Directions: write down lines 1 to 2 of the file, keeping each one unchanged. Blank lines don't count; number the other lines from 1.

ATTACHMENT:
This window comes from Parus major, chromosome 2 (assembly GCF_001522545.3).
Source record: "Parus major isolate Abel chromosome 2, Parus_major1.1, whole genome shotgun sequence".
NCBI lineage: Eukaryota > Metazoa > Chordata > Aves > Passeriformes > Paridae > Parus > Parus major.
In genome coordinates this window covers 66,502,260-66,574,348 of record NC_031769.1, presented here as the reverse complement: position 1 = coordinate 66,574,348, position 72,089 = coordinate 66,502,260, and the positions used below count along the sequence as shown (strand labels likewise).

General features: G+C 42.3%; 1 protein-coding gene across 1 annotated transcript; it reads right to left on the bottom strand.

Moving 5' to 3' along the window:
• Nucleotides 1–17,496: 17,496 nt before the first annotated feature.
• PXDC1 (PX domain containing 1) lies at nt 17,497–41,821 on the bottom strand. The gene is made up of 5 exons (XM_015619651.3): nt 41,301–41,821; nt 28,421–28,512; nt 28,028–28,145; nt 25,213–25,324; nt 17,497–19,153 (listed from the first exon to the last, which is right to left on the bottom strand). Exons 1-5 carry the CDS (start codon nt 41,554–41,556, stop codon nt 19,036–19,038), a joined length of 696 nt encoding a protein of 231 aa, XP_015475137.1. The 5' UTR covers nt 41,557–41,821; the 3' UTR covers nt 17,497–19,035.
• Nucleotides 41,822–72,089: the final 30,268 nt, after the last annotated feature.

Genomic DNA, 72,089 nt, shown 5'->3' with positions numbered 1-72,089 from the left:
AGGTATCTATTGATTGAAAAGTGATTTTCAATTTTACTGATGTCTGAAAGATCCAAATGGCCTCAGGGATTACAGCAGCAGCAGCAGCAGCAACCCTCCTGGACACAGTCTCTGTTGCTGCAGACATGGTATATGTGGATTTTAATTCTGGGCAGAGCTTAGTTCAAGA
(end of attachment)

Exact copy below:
This window comes from Parus major, chromosome 2 (assembly GCF_001522545.3).
Source record: "Parus major isolate Abel chromosome 2, Parus_major1.1, whole genome shotgun sequence".